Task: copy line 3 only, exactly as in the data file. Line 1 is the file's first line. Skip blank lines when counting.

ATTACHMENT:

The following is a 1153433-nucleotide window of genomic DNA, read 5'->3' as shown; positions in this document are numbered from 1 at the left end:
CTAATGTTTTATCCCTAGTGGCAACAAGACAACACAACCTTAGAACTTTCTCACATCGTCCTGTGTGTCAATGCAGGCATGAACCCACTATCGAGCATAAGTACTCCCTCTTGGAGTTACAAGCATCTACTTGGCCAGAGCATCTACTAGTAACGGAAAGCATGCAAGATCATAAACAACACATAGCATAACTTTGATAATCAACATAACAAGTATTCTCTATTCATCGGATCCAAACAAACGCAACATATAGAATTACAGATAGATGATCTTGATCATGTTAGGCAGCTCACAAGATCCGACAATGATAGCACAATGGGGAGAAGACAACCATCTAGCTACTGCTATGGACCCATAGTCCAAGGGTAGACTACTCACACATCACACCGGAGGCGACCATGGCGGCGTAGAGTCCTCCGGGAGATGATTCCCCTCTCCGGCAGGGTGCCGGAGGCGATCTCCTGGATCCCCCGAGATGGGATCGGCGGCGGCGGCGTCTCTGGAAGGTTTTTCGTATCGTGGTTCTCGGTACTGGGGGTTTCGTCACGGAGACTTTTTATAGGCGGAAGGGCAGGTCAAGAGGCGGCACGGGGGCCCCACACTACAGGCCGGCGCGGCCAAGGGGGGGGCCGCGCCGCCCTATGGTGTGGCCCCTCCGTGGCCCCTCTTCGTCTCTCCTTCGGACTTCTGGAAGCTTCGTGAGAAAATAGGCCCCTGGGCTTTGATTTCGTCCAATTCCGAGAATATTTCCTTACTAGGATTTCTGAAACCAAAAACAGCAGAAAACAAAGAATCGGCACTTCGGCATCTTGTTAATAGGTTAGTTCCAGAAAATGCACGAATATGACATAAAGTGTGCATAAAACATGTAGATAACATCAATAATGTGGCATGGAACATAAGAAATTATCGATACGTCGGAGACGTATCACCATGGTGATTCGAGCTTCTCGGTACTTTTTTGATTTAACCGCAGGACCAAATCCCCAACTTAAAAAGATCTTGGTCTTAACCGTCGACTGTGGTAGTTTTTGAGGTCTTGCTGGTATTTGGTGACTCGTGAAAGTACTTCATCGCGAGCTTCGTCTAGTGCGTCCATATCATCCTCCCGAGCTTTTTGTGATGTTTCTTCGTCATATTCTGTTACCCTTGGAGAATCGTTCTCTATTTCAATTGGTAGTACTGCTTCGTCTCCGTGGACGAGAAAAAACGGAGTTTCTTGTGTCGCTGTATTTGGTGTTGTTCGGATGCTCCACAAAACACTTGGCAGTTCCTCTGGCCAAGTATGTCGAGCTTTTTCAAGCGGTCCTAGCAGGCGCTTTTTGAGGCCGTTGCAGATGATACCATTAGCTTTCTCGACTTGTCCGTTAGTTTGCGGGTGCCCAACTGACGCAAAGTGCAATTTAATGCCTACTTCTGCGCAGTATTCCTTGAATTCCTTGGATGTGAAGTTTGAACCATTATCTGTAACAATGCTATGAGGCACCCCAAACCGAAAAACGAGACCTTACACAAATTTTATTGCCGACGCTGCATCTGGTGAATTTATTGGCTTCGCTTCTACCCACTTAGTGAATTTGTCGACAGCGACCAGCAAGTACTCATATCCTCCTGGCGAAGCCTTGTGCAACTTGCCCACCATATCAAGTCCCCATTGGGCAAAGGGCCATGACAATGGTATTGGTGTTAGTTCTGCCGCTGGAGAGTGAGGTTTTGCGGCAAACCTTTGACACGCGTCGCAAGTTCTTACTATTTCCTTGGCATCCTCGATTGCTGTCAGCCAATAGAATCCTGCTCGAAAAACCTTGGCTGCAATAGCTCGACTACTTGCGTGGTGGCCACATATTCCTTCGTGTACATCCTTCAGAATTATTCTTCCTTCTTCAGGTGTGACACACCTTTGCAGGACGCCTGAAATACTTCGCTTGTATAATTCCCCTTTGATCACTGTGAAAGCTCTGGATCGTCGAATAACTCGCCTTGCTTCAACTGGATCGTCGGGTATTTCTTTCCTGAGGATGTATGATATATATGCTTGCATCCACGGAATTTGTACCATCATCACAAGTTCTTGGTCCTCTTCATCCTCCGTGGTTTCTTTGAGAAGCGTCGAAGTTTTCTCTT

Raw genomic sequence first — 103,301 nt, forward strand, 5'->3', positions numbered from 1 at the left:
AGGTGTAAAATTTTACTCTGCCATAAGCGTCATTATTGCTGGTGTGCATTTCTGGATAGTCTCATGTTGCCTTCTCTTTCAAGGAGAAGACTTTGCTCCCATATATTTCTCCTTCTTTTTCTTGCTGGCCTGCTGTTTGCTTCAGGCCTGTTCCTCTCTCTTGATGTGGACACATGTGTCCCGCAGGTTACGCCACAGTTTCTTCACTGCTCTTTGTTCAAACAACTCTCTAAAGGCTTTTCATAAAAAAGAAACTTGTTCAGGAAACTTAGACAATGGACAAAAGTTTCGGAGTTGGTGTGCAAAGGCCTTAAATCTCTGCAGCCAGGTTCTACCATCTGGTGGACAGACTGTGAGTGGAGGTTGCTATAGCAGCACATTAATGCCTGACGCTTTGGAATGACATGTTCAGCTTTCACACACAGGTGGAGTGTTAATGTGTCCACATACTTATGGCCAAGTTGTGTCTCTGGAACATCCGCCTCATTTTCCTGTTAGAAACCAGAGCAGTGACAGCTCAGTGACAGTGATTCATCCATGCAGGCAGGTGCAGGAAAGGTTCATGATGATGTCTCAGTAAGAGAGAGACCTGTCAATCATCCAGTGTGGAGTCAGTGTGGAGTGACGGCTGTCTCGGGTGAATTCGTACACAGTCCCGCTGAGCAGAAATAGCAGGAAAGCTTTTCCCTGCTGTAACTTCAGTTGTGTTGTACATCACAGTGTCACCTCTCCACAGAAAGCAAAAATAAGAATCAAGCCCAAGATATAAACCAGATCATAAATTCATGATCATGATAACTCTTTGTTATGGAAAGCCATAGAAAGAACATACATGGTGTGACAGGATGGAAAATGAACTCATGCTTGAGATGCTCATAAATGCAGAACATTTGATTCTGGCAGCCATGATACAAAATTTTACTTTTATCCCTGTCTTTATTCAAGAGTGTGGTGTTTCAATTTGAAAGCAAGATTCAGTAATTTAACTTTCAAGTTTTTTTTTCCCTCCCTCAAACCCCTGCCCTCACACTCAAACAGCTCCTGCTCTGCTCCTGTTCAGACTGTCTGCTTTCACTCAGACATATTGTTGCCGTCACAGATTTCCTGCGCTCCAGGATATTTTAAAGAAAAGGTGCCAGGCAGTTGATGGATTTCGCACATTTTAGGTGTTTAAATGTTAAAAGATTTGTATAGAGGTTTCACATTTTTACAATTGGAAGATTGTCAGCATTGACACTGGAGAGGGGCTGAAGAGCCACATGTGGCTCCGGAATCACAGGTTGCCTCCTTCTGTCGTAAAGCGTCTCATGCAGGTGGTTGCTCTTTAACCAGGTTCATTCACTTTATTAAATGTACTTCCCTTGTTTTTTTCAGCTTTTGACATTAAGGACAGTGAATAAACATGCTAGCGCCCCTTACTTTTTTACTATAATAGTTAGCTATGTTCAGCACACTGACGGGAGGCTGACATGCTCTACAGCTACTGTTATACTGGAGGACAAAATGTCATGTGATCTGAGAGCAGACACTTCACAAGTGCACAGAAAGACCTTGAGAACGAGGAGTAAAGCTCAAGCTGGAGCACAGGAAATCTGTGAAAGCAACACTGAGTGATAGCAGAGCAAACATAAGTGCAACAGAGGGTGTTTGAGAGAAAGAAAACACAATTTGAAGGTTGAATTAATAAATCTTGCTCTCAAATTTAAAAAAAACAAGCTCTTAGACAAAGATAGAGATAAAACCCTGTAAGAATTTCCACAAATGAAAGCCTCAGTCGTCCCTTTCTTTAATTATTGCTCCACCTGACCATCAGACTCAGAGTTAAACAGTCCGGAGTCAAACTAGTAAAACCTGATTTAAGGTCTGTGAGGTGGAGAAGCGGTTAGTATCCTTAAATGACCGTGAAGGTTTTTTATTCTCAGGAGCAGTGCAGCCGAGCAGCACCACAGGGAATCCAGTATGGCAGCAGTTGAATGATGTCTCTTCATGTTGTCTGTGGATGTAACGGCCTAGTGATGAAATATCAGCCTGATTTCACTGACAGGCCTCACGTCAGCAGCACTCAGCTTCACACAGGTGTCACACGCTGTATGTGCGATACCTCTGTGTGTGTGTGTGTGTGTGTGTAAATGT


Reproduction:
Raw genomic sequence first — 103,301 nt, forward strand, 5'->3', positions numbered from 1 at the left: